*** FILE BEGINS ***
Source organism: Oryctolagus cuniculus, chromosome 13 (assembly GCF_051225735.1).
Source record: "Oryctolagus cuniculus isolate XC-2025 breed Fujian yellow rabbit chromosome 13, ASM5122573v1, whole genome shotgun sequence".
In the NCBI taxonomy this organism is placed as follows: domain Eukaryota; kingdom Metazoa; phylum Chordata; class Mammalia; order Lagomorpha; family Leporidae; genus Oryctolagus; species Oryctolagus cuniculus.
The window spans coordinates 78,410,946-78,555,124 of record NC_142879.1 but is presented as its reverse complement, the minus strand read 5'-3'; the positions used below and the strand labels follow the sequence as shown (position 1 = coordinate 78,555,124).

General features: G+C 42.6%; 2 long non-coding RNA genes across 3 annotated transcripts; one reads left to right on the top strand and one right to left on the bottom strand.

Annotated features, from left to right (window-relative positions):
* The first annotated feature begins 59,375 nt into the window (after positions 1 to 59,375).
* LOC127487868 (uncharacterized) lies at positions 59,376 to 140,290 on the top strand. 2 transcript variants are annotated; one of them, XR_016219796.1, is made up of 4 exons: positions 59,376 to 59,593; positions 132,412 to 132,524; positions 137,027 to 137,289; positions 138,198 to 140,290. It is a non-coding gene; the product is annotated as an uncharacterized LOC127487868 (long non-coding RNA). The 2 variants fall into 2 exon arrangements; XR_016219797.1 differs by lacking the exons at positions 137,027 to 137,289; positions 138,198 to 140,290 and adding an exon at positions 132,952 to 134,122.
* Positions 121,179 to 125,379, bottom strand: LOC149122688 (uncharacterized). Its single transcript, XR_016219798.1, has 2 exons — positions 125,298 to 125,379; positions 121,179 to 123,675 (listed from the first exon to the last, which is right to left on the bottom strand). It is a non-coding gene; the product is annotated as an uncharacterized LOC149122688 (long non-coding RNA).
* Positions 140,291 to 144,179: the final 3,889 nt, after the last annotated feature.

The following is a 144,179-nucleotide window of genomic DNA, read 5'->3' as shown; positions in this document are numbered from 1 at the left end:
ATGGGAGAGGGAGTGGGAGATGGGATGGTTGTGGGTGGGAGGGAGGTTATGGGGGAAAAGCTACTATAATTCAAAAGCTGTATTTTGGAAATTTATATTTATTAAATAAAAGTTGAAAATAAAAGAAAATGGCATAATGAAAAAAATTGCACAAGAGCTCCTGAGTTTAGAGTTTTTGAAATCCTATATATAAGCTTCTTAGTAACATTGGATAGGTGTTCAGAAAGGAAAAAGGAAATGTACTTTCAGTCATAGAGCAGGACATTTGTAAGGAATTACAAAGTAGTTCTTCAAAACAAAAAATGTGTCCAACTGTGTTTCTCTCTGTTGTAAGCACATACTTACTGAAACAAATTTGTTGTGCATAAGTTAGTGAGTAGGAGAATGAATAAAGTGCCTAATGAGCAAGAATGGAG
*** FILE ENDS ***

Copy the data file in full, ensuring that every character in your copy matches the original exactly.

Source organism: Oryctolagus cuniculus, chromosome 13 (assembly GCF_051225735.1).
Source record: "Oryctolagus cuniculus isolate XC-2025 breed Fujian yellow rabbit chromosome 13, ASM5122573v1, whole genome shotgun sequence".
In the NCBI taxonomy this organism is placed as follows: domain Eukaryota; kingdom Metazoa; phylum Chordata; class Mammalia; order Lagomorpha; family Leporidae; genus Oryctolagus; species Oryctolagus cuniculus.
The window spans coordinates 78,410,946-78,555,124 of record NC_142879.1 but is presented as its reverse complement, the minus strand read 5'-3'; the positions used below and the strand labels follow the sequence as shown (position 1 = coordinate 78,555,124).

General features: G+C 42.6%; 2 long non-coding RNA genes across 3 annotated transcripts; one reads left to right on the top strand and one right to left on the bottom strand.

Annotated features, from left to right (window-relative positions):
* The first annotated feature begins 59,375 nt into the window (after positions 1 to 59,375).
* LOC127487868 (uncharacterized) lies at positions 59,376 to 140,290 on the top strand. 2 transcript variants are annotated; one of them, XR_016219796.1, is made up of 4 exons: positions 59,376 to 59,593; positions 132,412 to 132,524; positions 137,027 to 137,289; positions 138,198 to 140,290. It is a non-coding gene; the product is annotated as an uncharacterized LOC127487868 (long non-coding RNA). The 2 variants fall into 2 exon arrangements; XR_016219797.1 differs by lacking the exons at positions 137,027 to 137,289; positions 138,198 to 140,290 and adding an exon at positions 132,952 to 134,122.
* Positions 121,179 to 125,379, bottom strand: LOC149122688 (uncharacterized). Its single transcript, XR_016219798.1, has 2 exons — positions 125,298 to 125,379; positions 121,179 to 123,675 (listed from the first exon to the last, which is right to left on the bottom strand). It is a non-coding gene; the product is annotated as an uncharacterized LOC149122688 (long non-coding RNA).
* Positions 140,291 to 144,179: the final 3,889 nt, after the last annotated feature.

The following is a 144,179-nucleotide window of genomic DNA, read 5'->3' as shown; positions in this document are numbered from 1 at the left end:
ATGGGAGAGGGAGTGGGAGATGGGATGGTTGTGGGTGGGAGGGAGGTTATGGGGGAAAAGCTACTATAATTCAAAAGCTGTATTTTGGAAATTTATATTTATTAAATAAAAGTTGAAAATAAAAGAAAATGGCATAATGAAAAAAATTGCACAAGAGCTCCTGAGTTTAGAGTTTTTGAAATCCTATATATAAGCTTCTTAGTAACATTGGATAGGTGTTCAGAAAGGAAAAAGGAAATGTACTTTCAGTCATAGAGCAGGACATTTGTAAGGAATTACAAAGTAGTTCTTCAAAACAAAAAATGTGTCCAACTGTGTTTCTCTCTGTTGTAAGCACATACTTACTGAAACAAATTTGTTGTGCATAAGTTAGTGAGTAGGAGAATGAATAAAGTGCCTAATGAGCAAGAATGGAG